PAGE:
Can GST still be saved?

GST is going through tough times. Complex rate structure and classification of products under new tax regime. One of the main reasons behind low compliance is lack of knowledge on GST and lot of confusion around small taxpayers. Govt. took a great step but failed to foresee the hurdles ahead.

Govt. is under pressure with political pressure to make GST easy for business community with Gujarat assembly elections nearing in Gujarat where congress is using GST as one of the area to target BJP.

As a matter of fact one recent govt. was given warnings and recommendations by an expert panel headed by the Chief Economic Adviser Dr. Arvind Subramanian on 4th December,2015 on the possible rates under GST.

The question is if the Govt. would have followed those recommendations, GST could have been more easier and less complex for businesses.

Let us analyze the elements of Dr. Arvind Subramanian's report and see if it could have been a different picture today if it was followed.

What GST is capable of?

It is a model of Cooperative federalism in practice with the centre and state coming together as partners in promoting growth and to enhance employment.

Getting the GST design right is critical

GST should aim at:

1. Tax rates that protect revenue
2. Simplify Administration
3.Encourage compliance
4. Avoid adding to inflationary Pressures
5. Keep India in range of countries with reasonable level of Indirect taxes.

Clarification on terminology Revenue Neutral Rate (RNR)

RNR is single rate which preserves revenue at Current levels. Practically there will slab of rates but for clarity in analysis it would be appropriate to think RNR as one rate.

Identifying the exact RNR might not be right instead a range recommended.

Because identifying the exact RNR depends on a number of assumptions and imponderables committee has chosen to recommend a range for the RNR rather than a specific rate. Summary of recommended rate options included 3 rates maximum. Range should be between 15-15.5%.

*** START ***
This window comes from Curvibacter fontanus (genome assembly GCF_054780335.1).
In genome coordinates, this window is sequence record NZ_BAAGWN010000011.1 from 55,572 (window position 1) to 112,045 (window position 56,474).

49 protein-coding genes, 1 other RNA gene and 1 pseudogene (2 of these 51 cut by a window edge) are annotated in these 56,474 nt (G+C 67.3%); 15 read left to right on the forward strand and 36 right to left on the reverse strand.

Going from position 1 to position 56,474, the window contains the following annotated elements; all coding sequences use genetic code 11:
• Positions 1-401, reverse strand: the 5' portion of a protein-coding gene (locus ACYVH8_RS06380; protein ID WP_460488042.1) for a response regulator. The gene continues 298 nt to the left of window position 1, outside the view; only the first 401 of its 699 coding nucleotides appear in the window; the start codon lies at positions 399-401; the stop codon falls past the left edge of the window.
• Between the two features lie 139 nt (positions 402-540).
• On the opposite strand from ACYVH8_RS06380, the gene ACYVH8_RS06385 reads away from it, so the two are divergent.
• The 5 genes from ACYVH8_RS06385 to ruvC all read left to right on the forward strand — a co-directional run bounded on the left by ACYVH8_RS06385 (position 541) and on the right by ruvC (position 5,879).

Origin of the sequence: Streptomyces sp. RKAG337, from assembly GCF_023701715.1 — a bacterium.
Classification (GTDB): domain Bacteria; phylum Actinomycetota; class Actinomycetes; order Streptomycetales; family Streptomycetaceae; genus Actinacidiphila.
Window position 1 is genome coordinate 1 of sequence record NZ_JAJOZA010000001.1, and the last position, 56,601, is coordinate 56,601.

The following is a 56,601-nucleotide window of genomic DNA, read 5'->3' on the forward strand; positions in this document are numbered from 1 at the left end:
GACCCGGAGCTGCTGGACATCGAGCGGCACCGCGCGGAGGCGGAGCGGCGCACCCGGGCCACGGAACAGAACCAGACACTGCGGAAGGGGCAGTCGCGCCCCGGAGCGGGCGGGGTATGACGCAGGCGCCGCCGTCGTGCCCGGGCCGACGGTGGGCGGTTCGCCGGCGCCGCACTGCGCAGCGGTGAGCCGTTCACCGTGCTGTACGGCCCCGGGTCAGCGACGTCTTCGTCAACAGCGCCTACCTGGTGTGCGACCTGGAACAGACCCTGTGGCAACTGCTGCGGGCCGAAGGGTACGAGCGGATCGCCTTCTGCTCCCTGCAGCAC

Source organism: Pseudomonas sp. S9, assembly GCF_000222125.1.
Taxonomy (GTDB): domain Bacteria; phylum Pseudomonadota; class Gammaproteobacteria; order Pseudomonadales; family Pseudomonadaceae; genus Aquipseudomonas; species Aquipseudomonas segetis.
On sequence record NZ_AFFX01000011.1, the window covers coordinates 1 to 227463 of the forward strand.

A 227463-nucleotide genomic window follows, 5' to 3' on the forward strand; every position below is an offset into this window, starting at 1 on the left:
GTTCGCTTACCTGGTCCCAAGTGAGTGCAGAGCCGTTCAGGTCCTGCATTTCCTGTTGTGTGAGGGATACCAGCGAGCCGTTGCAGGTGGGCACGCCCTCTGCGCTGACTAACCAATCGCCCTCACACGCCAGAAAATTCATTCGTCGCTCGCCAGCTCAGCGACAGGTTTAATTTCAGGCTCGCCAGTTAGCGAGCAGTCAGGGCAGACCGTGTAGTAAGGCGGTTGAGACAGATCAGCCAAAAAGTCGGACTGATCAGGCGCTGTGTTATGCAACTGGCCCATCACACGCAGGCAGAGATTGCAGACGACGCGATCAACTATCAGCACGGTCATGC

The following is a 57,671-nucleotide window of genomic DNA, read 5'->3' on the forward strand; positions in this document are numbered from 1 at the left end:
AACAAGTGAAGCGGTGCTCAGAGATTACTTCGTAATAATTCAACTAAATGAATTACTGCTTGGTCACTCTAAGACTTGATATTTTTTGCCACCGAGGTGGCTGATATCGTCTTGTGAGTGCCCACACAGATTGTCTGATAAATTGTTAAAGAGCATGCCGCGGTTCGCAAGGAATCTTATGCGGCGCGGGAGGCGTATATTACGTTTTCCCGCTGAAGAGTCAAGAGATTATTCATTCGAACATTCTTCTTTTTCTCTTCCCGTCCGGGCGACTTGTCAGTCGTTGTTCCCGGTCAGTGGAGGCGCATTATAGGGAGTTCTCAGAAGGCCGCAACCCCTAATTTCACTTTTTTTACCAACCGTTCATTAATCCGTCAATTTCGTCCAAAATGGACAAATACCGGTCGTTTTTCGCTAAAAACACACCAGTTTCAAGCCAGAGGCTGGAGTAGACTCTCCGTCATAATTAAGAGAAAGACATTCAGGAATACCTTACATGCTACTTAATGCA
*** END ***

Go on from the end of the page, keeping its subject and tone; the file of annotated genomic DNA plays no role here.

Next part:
Two rate structure recommended by committee

The Committee recommends a two-rate structure. The Committee would recommend that lower rates be kept around 12 %(Centre plus states) with standard rates varying between 17 and 18%.

Tax sin products at 40%

Committee recommended taxing sin products at 40%.

Precious metals enjoying concessional rates could lead to higher standard rate

If precious metals continues to enjoy highly concessional rates, the rest of the economy will have to pay in the form of higher rates on other goods, including essential ones. Very low rates on precious metals would lead to a high standard rate closer to 20 percent.
On the other hand, moderately higher taxes on precious metals, which would be consistent with the government's efforts to wean consumers away from gold, could lead to a standard rate closer to 17 percent.

Rationalization of exemptions under the GST is required

1.Tax policy cannot be overly burdened with achieving industrial, regional, and social policy goals.
2. By breaking up the value-added chain, they lead in practice to a multiplicity of rates that is unpredictable, obscured, and distortionary.
3. Alternate solution to tax exemptions such as direct transfers could be deployed.

Consequential decisions should not be undertaken over short horizons (say months) but over longer periods say 1-2 years

There should not be a hasty decision to raise rates until such time as it becomes clear that the shortfall is not due to implementation issues. For easy implementation and better compliance at an early stage we should focus on  low rates and not adding to inflationary pressures will be critical. In the early stages, if that requires raising other taxes or countenancing a slightly higher deficit that would be worth considering.

Consider bringing fully into the scope of the GST commodities that are proposed to be kept outside

Bring alcohol and real estate within the scope of the GST would reduce black money generation and also help in improving governance. Bring electricity and petroleum within the scope of the GST could make Indian manufacturing more competitive. Eliminate the exemptions on health and education would make tax policy more consistent with social policy objectives.

By looking into the advice of Dr. Arvind Subramanian looks like most of the points where not considered while finalizing the GST. What if above points would have considered, there might have been a different situation of GST right now.

Definitely contribution towards the negativity of GST was not only because of the above points but also the GSTN portal which was not ready and made the taxpayers more furious.

The author is a practising Chartered Accountant with around 6 years of Post qualification experience. Currently working as a partner with RGNL and co., providing consultancy to corporate clients on GST.

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